Vodacom’s problem-parent, Vodafone

On Tuesday (17 April), Vodafone announced that it will cut 500 jobs in Germany amid increased competition.

According to Reuters, Vodafone plans to shift some operations to Romania and India and also “considerably reduce” starting salaries.

Last year Vodafone split its European unit into two separate units, north and south, with countries in the latter territory namely Greece, Italy, Spain and Portugal continuing to come under pressure.

Vodacom’s parent company was also linked to a deal that would see its assets split up in a joint purchase by US firms Verizon Communications and AT&T, earlier this month.

The Financial Times reported that Verizon could get Vodafone’s stake in Verizon Wireless, while AT&T would take over the rest of Vodafone, citing “usually reliable people” as the source of the information.

With rumours about a merger deal abounding, Verizon said it was still interested in buying out Vodafone’s stake in Verizon Wireless, a joint venture between the two companies.

“It does not, however, currently have any intention to merge with or make an offer for Vodafone, whether alone or in conjunction with others,” Verizon said.

Verizon Communications is expected to publish its results on Thursday (18 April) and should shed some light on any potential deal, which analysts value at $245 billion.

Vodacom impact

While Vodafone owns 65% of South Africa’s local operator, growth consulting firm Frost & Sullivan believes that a potential buyout of Vodafone would have very little impact on its local subsidiary.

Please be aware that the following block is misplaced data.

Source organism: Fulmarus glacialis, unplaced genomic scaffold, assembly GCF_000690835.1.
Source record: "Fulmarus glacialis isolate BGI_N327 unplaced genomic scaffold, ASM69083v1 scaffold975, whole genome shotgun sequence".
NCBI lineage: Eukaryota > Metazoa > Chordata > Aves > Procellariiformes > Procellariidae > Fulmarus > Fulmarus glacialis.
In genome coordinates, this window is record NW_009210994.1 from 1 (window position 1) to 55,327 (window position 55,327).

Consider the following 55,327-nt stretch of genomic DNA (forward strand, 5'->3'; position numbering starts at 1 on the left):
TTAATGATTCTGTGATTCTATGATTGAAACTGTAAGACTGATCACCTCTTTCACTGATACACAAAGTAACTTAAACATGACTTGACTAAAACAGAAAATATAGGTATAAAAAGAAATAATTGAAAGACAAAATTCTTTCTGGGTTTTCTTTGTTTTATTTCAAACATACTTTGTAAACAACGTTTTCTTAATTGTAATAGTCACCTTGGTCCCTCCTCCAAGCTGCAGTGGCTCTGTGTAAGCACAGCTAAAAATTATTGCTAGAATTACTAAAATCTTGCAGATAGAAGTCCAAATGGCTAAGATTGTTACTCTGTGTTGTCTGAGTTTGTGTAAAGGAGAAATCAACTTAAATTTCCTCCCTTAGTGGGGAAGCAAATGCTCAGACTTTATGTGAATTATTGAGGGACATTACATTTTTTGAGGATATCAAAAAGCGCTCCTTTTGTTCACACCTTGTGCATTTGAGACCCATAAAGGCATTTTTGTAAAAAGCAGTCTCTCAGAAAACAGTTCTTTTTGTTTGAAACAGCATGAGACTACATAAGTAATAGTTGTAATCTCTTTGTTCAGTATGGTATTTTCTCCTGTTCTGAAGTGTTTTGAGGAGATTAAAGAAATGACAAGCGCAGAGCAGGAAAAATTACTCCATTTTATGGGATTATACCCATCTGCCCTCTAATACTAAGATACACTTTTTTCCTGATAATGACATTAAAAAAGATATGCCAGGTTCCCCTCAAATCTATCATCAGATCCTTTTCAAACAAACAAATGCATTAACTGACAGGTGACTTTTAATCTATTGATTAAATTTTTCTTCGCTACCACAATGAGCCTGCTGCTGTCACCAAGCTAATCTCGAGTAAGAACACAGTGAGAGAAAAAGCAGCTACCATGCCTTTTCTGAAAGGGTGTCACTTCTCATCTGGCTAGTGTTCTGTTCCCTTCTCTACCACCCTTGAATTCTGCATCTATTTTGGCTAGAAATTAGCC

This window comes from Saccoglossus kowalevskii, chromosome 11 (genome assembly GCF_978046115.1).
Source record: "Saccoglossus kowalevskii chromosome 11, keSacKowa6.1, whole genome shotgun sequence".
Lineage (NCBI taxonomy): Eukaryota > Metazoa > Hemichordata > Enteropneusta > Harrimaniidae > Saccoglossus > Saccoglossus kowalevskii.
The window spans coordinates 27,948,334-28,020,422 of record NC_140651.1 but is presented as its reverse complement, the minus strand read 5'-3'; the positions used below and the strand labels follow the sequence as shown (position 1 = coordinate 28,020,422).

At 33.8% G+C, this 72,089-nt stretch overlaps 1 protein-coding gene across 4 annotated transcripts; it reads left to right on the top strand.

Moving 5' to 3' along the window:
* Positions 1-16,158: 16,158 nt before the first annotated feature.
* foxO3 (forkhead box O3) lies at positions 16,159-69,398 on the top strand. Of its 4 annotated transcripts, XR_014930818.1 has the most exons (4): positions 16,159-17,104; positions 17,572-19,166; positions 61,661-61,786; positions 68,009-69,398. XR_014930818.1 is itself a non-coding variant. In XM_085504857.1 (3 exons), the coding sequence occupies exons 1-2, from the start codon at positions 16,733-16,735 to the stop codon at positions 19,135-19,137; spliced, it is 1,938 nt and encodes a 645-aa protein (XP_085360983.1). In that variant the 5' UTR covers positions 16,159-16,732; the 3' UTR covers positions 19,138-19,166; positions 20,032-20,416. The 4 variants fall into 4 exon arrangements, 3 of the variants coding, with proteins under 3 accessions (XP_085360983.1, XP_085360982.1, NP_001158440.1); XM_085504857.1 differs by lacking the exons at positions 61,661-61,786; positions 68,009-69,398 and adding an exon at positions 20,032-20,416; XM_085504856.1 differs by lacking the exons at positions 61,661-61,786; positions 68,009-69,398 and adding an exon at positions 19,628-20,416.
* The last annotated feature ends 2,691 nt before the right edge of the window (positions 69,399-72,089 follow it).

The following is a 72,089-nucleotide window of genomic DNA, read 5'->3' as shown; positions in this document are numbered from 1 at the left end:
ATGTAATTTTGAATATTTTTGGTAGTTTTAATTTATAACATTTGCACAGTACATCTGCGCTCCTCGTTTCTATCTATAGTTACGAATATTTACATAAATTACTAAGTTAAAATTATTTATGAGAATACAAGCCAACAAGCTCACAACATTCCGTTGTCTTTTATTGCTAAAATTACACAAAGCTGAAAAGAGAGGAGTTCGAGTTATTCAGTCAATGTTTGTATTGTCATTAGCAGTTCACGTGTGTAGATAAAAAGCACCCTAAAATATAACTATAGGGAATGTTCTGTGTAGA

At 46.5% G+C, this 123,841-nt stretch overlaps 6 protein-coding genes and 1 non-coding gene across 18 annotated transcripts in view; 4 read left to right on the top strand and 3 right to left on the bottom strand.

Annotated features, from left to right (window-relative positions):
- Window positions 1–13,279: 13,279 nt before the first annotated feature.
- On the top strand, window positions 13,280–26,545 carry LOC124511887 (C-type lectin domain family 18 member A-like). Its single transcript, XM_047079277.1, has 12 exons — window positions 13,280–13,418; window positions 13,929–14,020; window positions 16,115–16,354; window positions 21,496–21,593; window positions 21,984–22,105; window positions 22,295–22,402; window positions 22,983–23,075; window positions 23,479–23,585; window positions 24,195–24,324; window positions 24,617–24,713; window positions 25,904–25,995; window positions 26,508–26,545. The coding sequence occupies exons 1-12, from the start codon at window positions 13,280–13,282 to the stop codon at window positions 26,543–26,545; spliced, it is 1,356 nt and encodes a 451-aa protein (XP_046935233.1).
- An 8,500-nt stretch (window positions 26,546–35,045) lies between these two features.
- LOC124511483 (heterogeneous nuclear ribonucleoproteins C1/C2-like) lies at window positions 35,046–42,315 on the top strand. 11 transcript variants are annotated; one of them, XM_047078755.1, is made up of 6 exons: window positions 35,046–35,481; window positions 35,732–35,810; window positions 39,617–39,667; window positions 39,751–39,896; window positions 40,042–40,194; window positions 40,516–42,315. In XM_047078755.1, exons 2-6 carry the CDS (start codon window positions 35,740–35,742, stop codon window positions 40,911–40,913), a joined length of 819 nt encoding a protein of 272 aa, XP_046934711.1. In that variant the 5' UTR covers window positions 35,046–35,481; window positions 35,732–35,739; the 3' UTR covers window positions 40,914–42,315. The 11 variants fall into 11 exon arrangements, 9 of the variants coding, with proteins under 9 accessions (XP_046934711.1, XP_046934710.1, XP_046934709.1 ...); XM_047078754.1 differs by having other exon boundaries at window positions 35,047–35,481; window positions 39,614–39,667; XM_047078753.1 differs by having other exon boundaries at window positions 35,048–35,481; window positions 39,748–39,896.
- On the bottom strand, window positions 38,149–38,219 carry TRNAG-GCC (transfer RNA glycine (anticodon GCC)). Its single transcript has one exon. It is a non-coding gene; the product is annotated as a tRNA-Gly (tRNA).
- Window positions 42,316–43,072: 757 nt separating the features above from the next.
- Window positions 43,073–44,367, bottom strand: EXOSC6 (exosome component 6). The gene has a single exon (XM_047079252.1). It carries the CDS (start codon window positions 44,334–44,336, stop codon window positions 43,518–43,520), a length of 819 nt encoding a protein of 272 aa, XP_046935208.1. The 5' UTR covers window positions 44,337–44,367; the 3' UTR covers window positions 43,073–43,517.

Naila Govan-Vassen, information & communications research analyst at Frost & Sullivan said that a key part of the acquisition will be AT&T acquiring the rest of the Vodafone Group.

“AT&T is known to be the leader in product and service innovation within the telecommunication industry. In terms of market presence, AT&T will gain from a strong footprint in the mobile sector (SA, Mozambique, DRC, Lesotho and Tanzania) as well as the enterprise service market in Africa.”

“In addition, Vodacom owns an expensive telecommunication infrastructure in Africa. As a result, AT&T could leverage off their infrastructure and provide better services to their corporate clients established in Southern Africa,” the analyst said.

Govan-Vassen noted that Vodacom is the market leader in the countries where it operates (with the exception of Mozambique), “thus with the acquisition of Vodafone Group by AT&T, Vodacom will leverage off AT&T’s expertise in fixed line services and converged services, but its operational activities are expected to remain unchanged”.

F&S noted that AT&T attempted to take over T-Mobile US in 2012 and, while Vodafone was likely in discussion, a deal was unlikely to take place in 2013.

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Vodacom’s problem-parent, Vodafone